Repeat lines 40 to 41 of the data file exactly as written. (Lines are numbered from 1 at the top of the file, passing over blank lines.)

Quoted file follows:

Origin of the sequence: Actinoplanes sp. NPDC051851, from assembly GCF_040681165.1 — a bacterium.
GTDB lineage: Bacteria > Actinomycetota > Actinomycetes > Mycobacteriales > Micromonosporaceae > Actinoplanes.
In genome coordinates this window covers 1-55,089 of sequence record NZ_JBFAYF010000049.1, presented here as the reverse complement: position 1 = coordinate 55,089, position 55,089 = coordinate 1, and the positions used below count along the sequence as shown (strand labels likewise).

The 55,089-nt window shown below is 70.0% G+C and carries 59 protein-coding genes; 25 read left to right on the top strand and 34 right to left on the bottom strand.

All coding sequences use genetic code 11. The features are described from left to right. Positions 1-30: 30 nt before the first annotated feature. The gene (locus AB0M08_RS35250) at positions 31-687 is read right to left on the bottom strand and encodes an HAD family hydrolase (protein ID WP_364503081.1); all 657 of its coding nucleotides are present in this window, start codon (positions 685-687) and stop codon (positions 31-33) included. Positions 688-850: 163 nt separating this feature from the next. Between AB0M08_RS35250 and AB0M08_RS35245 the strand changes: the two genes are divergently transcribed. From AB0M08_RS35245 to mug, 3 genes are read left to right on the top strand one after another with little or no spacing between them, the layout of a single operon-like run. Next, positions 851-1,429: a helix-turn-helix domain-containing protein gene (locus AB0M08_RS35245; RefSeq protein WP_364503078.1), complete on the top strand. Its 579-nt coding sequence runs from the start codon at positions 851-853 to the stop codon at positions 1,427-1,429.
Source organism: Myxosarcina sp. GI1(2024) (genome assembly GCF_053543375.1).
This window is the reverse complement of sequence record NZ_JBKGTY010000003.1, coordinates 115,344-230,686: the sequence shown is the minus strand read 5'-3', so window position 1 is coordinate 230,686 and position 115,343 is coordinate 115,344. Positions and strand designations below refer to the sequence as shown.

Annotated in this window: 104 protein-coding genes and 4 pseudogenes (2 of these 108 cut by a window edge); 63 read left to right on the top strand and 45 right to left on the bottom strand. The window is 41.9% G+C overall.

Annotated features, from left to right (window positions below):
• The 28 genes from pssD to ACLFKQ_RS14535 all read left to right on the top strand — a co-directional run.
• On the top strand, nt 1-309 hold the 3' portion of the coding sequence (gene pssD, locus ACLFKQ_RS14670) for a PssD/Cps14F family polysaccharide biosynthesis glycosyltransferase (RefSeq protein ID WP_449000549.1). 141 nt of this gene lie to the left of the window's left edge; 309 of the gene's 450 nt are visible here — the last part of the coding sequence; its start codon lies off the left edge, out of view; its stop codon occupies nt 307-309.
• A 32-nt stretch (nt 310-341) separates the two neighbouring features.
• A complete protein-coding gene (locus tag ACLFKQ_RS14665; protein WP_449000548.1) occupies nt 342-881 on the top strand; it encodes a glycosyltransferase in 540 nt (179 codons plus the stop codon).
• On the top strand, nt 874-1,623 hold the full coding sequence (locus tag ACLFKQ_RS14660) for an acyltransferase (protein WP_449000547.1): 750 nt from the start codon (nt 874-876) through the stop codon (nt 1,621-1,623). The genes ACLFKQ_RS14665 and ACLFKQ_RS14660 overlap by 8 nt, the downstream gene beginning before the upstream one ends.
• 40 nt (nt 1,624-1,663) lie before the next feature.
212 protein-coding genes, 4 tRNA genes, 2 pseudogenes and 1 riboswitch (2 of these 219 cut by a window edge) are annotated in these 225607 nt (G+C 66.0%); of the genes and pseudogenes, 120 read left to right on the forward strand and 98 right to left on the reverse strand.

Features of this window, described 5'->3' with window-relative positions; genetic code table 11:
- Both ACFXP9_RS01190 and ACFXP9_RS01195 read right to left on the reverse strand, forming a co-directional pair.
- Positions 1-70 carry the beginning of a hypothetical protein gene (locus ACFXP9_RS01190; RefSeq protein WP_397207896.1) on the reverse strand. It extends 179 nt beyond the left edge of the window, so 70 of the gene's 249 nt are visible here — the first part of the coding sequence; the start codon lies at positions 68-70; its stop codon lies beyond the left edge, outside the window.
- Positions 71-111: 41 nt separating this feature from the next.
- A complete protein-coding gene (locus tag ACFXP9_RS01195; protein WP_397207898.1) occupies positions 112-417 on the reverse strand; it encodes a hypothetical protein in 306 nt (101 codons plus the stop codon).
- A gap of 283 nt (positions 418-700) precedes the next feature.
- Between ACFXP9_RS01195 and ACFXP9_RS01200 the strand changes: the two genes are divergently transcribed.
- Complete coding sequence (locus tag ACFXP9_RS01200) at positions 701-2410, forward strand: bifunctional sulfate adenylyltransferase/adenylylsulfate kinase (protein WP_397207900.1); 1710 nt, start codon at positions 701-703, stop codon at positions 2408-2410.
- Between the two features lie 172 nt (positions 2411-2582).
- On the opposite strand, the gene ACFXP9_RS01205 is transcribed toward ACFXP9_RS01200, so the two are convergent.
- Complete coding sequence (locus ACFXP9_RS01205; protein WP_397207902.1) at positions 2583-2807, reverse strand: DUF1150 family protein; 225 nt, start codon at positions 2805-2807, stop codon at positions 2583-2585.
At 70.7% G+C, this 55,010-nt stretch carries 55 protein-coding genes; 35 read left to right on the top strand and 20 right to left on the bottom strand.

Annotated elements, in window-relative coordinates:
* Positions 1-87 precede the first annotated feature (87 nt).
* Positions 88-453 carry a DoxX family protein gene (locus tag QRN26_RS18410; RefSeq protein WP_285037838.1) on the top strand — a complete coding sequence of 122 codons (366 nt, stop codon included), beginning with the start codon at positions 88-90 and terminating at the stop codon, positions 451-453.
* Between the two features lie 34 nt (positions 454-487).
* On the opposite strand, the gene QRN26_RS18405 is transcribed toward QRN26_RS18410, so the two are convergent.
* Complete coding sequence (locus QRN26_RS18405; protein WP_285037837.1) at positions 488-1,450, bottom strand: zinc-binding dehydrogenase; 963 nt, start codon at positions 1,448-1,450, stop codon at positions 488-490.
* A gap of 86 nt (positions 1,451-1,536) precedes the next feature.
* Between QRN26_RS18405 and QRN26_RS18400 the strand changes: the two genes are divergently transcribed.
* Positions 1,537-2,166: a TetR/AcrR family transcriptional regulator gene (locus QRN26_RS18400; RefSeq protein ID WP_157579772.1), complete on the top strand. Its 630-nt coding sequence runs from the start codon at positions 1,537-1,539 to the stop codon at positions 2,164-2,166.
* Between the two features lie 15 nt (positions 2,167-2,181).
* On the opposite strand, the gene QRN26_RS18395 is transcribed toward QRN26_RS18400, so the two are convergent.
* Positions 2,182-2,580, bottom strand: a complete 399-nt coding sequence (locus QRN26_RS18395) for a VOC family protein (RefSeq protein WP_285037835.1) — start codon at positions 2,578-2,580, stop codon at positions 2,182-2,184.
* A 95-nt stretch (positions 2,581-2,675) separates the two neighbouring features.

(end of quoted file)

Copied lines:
* Positions 2,182-2,580, bottom strand: a complete 399-nt coding sequence (locus QRN26_RS18395) for a VOC family protein (RefSeq protein WP_285037835.1) — start codon at positions 2,578-2,580, stop codon at positions 2,182-2,184.
* A 95-nt stretch (positions 2,581-2,675) separates the two neighbouring features.